Oct 17, 2011

Three Months (I Know, Can You Believe It?)

So our Stuff arrived, and after a few days of blissful reunion when Stuff was on its best behavior, Stuff soon settled back into its old habits, namely being strewn around the house, causing arguments, and drinking straight out of the milk carton. Though we only pretended to be annoyed, because the truth is, we really missed Stuff.

The other night we were sitting around the living room: Mark and Sam were playing chess, I was reading with Mia, and Nate was playing with his train set. Mia looked around and said, "I can't believe it! Everyone is happy! No one is bored, or crying, or asking to watch TV. It's just like you always wanted mom!" Yes, it was. Thank you Stuff. Sorry about my flings with Simplicity. I promise from here on out to be entirely faithful to materialism, and to stop complaining about what a pain you are. Oh yeah, sorry that I used to complain about you being a pain. And to prove how sincerely reformed I am, I promise to go to IKEA soon and come back with a new shelving system just for you. Pinky swear.

Crazy that we've been here 3 months now. Gradually, I'm feeling back to my normal self. Except that it's a new normal self whose daily life is completely different from my old normal self. Unfortunately, my new normal European self is now addicted to two packs of second hand smoke a day. However, I finally beat my old American self's addiction to having two healthy lungs. So glad to get that monkey off my back.

But I digress. This post is meant to be a glimpse into our daily life here in Amsterdam, 3 months in. So let's begin.

The kids and I have to be ready to catch a city bus to school at 8:22 every morning. Back in Seattle, I usually wasn't even awake at 8:22, let alone dressed and on a bus, so this is a tad bit difficult for me. And for Sam. Despite being the first one up every morning, he is always the last to be ready. Often I just have to pick him up and run out the door in whatever state he's in. We have a 25-minute bus ride to school, and I'm betting that before long we'll just be hopping on the bus in our pajamas and getting ready en route.

If I haven't mentioned it, Mia and Sam are going to a Dutch public school here, and will spend this school year in an intensive Dutch immersion program. In theory, they will be fluent enough in a few months to start transitioning to our local school one day a week. I plan on posting more about this later, so for now I'll just say that most mornings I pry them off of me, ignore their pleadings, push them into their classrooms, and then hop on another 25 minute bus ride with Nate, while I try not to cry, or shout for joy (depends on the day).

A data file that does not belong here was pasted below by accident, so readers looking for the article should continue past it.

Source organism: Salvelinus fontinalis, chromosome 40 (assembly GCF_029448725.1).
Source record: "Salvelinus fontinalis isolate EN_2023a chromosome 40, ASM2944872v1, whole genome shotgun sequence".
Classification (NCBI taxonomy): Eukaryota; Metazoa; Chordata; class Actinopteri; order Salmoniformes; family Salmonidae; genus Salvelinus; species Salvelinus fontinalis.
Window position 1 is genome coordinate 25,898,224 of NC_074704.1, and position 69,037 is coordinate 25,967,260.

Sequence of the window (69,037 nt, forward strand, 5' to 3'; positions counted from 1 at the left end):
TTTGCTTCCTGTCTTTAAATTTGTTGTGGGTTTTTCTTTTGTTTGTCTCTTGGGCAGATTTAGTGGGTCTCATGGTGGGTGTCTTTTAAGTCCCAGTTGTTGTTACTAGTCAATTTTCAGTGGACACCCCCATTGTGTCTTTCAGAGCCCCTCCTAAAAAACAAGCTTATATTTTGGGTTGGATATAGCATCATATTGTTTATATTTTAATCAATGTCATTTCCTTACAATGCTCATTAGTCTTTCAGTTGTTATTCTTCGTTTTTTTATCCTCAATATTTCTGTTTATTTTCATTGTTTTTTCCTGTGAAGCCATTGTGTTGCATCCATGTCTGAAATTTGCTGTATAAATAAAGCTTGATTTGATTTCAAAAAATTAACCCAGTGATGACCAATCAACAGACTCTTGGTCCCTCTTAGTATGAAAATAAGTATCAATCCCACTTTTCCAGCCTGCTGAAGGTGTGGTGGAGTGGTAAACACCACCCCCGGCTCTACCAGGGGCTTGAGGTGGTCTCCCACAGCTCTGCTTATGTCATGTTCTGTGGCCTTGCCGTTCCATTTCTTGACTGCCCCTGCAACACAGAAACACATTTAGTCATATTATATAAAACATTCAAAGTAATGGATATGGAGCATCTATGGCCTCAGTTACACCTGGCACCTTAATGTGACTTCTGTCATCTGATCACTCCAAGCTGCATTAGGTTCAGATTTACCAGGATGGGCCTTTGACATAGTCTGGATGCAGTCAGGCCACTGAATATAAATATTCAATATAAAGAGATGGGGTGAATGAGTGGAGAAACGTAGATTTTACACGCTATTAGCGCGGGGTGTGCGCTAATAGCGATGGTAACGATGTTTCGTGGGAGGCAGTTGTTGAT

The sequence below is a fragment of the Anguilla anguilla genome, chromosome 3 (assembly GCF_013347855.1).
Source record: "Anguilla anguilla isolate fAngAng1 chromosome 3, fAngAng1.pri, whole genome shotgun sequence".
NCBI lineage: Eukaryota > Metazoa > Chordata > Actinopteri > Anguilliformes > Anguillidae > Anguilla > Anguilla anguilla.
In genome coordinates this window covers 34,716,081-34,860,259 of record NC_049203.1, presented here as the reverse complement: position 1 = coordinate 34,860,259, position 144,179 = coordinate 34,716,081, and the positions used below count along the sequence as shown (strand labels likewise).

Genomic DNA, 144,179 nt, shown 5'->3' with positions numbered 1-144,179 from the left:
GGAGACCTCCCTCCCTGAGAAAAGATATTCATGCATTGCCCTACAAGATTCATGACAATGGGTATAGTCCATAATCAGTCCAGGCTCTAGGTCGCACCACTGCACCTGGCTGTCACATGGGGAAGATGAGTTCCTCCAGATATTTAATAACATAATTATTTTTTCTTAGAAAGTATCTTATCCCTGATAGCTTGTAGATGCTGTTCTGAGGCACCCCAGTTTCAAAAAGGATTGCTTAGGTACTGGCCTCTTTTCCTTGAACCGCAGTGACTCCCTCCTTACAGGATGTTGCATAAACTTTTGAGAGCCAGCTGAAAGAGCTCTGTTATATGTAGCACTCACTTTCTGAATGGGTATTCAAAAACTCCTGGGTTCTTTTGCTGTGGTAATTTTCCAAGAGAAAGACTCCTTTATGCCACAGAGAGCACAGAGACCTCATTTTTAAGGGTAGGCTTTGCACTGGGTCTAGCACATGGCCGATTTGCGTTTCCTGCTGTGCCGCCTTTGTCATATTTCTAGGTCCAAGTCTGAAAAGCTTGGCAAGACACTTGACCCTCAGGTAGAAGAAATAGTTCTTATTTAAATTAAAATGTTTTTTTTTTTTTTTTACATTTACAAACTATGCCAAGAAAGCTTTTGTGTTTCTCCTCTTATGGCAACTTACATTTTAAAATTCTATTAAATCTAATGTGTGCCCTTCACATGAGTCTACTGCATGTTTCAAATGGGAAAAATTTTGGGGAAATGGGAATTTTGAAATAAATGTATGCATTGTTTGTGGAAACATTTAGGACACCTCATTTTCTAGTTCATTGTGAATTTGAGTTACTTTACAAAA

When we get home, it's time to start thinking about dinner. This means heading down to the grocery store down the street. The local grocery store, Albert Heijn, is similar to a Trader Joe's in size and packaging options. For a family of 5, I usually need to buy 8 of everything in order to not run out by the next day. And keep in mind, whatever I buy, I have to bring home on my bike. When we first arrived and were trying to stock our kitchen, I would go grocery shopping, and 4 hours later the kids had eaten everything I'd bought. This continued to be a problem, until I saw my neighbor getting an Albert Heijn grocery delivery. Salvation! We now get most of our groceries delivered, but I still end up at Albies at least a few times a week. Our newest discovery is the Albert Heijn brand strawberry-rhubarb jam. It has completely revitalized our relationship with toast. However, there is no root beer, and the artichoke hearts are not marinated. Also, we've found that unscented laundry detergent is the way to go here.


Our local Albies. Notice that there is no parking lot, only bike parking.

You might be interested to know that we have an entire shelf in the fridge just for cheese, and that is not just because our fridge is about the size of Gary Coleman (which is why I call it The Coleman). I finally worked up the nerve to walk into one of the two cheese shops on our street and as a result, we are now the proud owners of a cheese knife, and a whole boatload of cheese. When the 13 year-old kid working in the cheese shop knows more about cheese than you know about the entire sum of everything you've ever learned, it's hard to say no. And yep, two cheese shops on the same block.